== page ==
4. 4. Polarization Mode Dispersion (PMD) Dispersion Compensation Dispersion effects, as one of the main factors (other two factors are fiber attenuation and nonlinearity) which significantly limite the bit rate and the spanning distance of the optical communication, have to be taken into consideration. Dispersion compensation is often used in a more general sense of dispersion management, meaning the control the overall dispersion of some system. Nowadays, there are several important fiber technologies used to provide dispersion compensation, such as dispersion shifted fiber, non-zero dispersion shifted fiber, despersion compensating fiber and dispersion compensation module etc. Dispersion Shifted Fiber (DSF) The standard single-mode fiber deployed today is manufactured to optimize transmission at 1310 nm by effectively eliminating dispersion at that wavelength. The dispersion in the 1550 nm window far exceeds that for 1310 nm on standard fiber and hence is a limiting factor in single channel or DWDM systems operating in that window. Dispersion shifted fiber (DSF) is a type of single-mode optical fiber with a core-clad index profile tailored to shift the zero-dispersion wavelength from the natural 1300 nm in silica-glass fibers to the minimum-loss window at 1550 nm. It is best suited for application involving single channel transmission at 1550 nm taking advantage of allowing a communication system to possess both low dispersion and low attenuation. However, when used in wavelength division multiplexing systems, SDFs can suffer from four-wave mixing which causes intermodulation of the independent signals. As a result non- zero dispersion shifted fiber is often used. Non-zero Dispersion Shifted Fiber (NZDSF) Non-zero dispersion shifted fiber is a type of single-mode fiber which was designed to overcome the problems of dispersion-shifted fiber. Because of the small non-zero amount of dispersion that occurs in the 1550 nm window, four-wave mixing and other non-linear effects are minimized so that it can support WDM system. Dispersion Compensating Fiber (DCF) Dispersion compensating fiber (DCF) is a new specialty fiber that has a very high negative value of dispersion. It can actually reverse the effects of chromatic sidpersion suffered by 1550 nm signals that traverse standard single-mode fiber. It is used as a sort of inline pre- or post- equalization in form of a fiber spool of a particular length placed at one end of a link. However, DCF is not an optimal dispersion compensating solution for DWDM systems because it is effcient for only single wavelength. In addition, because DCF's high non-linear penalties, its optical power tolerance is limited. Dispersion Compensation Module (DCM)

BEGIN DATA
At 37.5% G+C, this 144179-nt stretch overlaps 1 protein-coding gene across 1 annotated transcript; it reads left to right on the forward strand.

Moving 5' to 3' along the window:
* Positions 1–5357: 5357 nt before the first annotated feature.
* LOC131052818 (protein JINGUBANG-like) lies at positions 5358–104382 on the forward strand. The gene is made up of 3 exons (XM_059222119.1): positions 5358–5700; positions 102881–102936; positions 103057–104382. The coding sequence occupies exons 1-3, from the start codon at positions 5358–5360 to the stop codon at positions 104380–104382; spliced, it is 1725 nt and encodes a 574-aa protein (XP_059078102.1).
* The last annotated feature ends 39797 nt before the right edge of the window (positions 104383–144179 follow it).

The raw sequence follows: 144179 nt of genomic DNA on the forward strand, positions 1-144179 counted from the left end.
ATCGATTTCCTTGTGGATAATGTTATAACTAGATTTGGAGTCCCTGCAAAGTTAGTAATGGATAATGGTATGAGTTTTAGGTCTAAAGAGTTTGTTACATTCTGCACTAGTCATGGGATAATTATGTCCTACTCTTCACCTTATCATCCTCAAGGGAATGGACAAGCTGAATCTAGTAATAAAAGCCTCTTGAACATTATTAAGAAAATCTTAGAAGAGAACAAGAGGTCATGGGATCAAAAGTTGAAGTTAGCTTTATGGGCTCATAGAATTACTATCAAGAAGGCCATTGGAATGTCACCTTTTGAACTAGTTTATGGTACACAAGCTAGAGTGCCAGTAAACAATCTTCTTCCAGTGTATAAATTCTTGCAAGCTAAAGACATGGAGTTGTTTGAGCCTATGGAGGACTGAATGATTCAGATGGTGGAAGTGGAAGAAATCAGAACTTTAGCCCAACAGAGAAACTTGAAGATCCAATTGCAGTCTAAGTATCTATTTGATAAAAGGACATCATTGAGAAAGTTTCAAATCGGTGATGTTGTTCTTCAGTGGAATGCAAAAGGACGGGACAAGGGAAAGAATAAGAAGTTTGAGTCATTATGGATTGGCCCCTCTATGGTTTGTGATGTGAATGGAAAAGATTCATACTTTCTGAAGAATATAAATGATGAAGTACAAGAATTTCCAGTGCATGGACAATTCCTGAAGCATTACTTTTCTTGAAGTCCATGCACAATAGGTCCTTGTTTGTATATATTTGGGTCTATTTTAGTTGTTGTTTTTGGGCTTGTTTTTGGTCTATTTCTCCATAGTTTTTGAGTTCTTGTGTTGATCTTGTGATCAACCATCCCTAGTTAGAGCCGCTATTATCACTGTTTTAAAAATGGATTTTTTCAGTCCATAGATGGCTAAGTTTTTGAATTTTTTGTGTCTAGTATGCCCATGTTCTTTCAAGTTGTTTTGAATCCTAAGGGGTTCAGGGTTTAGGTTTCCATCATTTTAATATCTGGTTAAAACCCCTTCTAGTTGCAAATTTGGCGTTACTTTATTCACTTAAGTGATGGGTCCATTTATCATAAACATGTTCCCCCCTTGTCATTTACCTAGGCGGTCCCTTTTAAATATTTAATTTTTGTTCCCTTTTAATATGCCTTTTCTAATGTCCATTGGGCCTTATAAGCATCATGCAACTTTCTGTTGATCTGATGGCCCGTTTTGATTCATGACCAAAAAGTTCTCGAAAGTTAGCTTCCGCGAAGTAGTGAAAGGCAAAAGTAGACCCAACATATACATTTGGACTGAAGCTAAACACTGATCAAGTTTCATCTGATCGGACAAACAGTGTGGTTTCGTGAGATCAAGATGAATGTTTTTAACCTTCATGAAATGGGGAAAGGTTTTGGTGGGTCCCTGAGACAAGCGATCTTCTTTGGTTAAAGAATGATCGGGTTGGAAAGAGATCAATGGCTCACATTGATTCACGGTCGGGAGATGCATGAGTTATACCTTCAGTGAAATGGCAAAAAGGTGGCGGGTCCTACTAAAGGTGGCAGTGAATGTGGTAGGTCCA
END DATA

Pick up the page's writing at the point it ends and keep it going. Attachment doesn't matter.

5. 5. Dispersion compensation module (DCM), as its name suggests, is a device which used for compensating the chromatic dispersion of a long span of transmission fiber. The Dispersion compensation modules (DCMs) are building blocks of the CWDM&DWDM optical transport system and serve at optical communication nodes to provide negative chromatic dispersion known as pulse spread phenomenon that limits the high-bit rateand maximal transmission distance of data along optical fibers. Typically, such a module provides a fixed amount of dispersion (e.g. normal dispersion in the 1.6-μm spectral region), although tunable dispersion modules are also available. A module can easily be inserted into a fiber-optic link because it has fiber connectors for the input and output. The insertion losses may be compensated with a fiber amplifier, e.g. an EDFA in a 1.5- μm telecom system. A dispersion compensation module is often placed between two fiber amplifiers. Due to its high performance, DCMs are now widely used in WDM systems. In addition, there are some technologies which are able to provide channelized dispersion management. For example, to correct dispersion at different wavelength (different channel in DWDM system) and provide continuous flexibility to accommodate network change and upgrades (eg. migrating from 8 to 16 channels).